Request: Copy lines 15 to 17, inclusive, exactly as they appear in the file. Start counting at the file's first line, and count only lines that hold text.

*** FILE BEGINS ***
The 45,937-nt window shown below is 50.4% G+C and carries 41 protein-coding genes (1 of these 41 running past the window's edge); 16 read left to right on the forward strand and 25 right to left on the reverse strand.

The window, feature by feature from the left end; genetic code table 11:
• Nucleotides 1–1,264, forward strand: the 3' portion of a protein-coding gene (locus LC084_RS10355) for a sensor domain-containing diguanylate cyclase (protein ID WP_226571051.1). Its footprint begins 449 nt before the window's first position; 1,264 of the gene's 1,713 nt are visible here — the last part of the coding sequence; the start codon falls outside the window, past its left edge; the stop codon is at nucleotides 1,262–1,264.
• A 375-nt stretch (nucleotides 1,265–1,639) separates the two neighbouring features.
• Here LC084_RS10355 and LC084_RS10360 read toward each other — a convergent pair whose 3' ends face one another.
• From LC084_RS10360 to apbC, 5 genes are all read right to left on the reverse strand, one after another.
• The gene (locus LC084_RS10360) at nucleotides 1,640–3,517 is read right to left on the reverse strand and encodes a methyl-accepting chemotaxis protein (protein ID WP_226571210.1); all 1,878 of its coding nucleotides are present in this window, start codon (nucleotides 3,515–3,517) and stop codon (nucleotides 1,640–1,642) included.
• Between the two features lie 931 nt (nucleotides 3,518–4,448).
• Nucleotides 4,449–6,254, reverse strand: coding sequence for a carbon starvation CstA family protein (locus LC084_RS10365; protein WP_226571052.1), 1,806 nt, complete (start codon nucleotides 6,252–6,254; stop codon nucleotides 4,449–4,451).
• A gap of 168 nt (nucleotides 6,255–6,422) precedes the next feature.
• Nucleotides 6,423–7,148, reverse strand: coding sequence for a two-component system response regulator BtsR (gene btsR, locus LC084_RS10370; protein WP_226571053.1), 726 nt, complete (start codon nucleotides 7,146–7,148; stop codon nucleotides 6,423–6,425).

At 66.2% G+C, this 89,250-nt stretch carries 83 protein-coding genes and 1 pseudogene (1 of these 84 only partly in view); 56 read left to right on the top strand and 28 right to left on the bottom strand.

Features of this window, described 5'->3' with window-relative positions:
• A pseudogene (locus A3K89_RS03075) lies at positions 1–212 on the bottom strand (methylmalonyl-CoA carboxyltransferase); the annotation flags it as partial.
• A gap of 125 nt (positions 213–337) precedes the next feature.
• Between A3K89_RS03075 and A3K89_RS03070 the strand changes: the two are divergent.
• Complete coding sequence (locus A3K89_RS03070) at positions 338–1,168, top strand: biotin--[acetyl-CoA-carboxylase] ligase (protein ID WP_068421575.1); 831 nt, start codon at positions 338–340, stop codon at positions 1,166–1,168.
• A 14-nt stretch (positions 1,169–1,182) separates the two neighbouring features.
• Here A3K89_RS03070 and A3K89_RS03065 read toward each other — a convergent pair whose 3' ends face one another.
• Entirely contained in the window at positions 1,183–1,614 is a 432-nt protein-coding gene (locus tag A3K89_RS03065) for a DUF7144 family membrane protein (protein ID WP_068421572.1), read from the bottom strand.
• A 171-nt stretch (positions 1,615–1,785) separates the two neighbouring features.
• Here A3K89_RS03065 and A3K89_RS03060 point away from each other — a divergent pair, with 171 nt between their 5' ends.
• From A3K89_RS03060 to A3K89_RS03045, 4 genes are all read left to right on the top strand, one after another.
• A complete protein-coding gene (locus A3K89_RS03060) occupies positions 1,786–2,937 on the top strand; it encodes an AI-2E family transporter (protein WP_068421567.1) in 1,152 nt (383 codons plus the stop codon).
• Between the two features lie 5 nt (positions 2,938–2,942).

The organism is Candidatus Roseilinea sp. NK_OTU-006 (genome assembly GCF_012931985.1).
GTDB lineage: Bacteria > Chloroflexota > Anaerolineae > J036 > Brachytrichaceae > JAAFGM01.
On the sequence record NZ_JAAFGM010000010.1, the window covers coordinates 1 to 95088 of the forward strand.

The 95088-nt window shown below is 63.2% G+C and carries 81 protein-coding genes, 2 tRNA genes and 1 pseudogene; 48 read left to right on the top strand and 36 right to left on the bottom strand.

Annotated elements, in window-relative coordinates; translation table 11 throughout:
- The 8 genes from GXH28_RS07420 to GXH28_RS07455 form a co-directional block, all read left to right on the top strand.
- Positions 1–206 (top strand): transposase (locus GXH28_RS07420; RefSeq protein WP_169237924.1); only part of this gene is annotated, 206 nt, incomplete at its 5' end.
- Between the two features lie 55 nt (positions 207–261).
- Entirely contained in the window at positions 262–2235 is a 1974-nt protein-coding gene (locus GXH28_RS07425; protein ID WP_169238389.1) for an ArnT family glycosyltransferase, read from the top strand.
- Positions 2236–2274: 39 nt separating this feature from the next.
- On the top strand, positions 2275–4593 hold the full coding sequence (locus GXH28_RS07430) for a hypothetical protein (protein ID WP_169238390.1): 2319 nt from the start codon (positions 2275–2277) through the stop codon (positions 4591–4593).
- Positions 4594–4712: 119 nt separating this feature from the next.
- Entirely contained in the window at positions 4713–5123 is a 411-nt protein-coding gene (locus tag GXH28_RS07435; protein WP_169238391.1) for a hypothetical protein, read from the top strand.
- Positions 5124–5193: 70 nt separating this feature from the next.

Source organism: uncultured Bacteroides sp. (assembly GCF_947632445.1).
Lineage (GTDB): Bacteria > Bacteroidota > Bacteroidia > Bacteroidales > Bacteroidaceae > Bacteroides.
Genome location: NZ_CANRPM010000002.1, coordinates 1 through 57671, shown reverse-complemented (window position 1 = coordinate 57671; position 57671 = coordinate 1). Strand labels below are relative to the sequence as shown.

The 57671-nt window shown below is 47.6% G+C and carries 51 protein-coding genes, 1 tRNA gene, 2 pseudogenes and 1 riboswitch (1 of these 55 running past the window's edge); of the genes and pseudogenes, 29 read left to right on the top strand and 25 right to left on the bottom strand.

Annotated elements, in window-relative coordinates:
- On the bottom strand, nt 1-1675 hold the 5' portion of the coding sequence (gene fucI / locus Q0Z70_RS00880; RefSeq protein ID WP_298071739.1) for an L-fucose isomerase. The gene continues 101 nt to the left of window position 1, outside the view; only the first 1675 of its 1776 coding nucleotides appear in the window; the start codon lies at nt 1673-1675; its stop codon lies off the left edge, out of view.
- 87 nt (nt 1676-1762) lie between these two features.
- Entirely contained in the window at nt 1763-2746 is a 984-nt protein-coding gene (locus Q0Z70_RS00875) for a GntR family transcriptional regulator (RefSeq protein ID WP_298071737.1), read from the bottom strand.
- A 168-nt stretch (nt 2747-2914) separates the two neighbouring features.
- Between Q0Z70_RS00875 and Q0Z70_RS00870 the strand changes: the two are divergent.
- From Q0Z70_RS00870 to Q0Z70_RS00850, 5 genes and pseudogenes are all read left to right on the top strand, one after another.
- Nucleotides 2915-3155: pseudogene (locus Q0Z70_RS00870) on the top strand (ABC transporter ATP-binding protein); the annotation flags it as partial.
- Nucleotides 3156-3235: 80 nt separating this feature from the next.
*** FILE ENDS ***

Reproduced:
• A gap of 125 nt (positions 213–337) precedes the next feature.
• Between A3K89_RS03075 and A3K89_RS03070 the strand changes: the two are divergent.
• Complete coding sequence (locus A3K89_RS03070) at positions 338–1,168, top strand: biotin--[acetyl-CoA-carboxylase] ligase (protein ID WP_068421575.1); 831 nt, start codon at positions 338–340, stop codon at positions 1,166–1,168.